What Specialties and/or Majors Have Their Own Accrediting Bodies?

Accreditation has become a sign of the reputation and quality standards associated with today’s colleges and universities, and while most post secondary schools possess some type of accreditation, many of their degree programs have earned separate accreditation credentials from their own accrediting bodies. These accreditation bodies are important because they provide a link between industry and academia that allows schools to update program curriculum based upon the latest industry challenges and opportunities. Also, some employers look more favorably upon graduates of programs with these accreditation credentials. Here are some common degree majors that have their own accrediting bodies.

Business Majors

Certain business degree concentrations at the undergraduate level and above have their own accreditation group called the Association to Advance Collegiate Schools of Business (AACSB). This accreditation organization promotes the advancement of quality business education worldwide through its body of standards backed by rigorous research. The two majors that may apply for AACSB accreditation are specializations of business administration and accounting. The application process is a comprehensive one that requires that each program meets the organization’s accreditation standards by undergoing self-evaluation and a peer review process. The process begins with an eligibility application that requires the school to commit to aligning with the AACSB core values that includes the promotion of ethical academic practices and socially responsible norms. The accreditation candidate program also must verify that they are an established entity that has the infrastructure needed for an interactive, collaborative learning environment for its faculty and students. Colleges and universities can elect to have their separate business units undergo the accreditation process, and they must go through a review every five years to maintain the accreditation status.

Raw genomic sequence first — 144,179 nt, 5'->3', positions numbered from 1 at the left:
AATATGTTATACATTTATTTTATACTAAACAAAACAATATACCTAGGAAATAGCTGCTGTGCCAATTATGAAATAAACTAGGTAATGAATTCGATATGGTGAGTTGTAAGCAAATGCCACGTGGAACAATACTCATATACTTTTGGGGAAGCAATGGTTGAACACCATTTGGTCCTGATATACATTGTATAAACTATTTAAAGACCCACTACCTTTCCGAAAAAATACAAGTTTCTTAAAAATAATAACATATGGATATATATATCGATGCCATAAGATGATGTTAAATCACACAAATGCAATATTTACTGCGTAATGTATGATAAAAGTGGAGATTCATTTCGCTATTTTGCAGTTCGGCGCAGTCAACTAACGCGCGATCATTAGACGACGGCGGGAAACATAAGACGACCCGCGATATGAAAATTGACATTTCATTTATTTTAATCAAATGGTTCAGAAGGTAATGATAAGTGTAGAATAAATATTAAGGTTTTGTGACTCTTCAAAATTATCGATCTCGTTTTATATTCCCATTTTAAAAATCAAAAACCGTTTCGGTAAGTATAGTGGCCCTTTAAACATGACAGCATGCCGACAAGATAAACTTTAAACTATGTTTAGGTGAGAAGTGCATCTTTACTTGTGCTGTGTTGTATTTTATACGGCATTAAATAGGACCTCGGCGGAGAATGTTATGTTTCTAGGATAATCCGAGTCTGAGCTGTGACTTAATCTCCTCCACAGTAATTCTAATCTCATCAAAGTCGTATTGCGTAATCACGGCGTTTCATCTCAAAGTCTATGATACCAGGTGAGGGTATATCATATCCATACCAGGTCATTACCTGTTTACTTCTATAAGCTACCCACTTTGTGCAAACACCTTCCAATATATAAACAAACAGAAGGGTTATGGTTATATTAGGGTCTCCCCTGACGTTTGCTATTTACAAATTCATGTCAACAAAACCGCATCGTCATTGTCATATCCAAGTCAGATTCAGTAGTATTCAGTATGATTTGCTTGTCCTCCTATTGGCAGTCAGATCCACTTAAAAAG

Science, Engineering and Computing Technology Specialties

Accreditation Board of Engineering and Technology (ABET) is an international accreditation organization that strives to foster quality and innovation in the areas of science, computing technology and engineering education. Each area has its own set of ABET accreditation requirements and eligibility criteria. For example, the applied science accreditation credential applies to associate, undergraduate and graduate level programs while the engineering accreditation applies only to undergraduate and graduate level programs. The accreditation process is lengthy and involves conducting organizational assessment preparation, submitting the application and undergoing an 18 month review process. Some items under evaluation are student performance, established program objectives, continuous improvement and program curriculum.

Physical Therapy Programs

Physical therapy and physical therapy assistant programs are accredited by the Commission on Accreditation in Physical Therapy Education (CAPTE). CAPTE is a national organization that seeks to ensure quality academic excellence in the physical therapy specialization. The accreditation process involves a self-evaluation followed by a peer review. The self-evaluation of the educational organization includes student, faculty, curriculum, clinical facilities, and policies. An accreditation team then conducts a site visit to verify the output of the self-evaluation.


Many take post secondary school accreditation for granted, but it is actually an important credential that employers and other schools use to gauge the quality of one’s academic experience when they consider a candidate for job and higher education opportunities. The credential is even more significant for majors with their own accrediting bodies.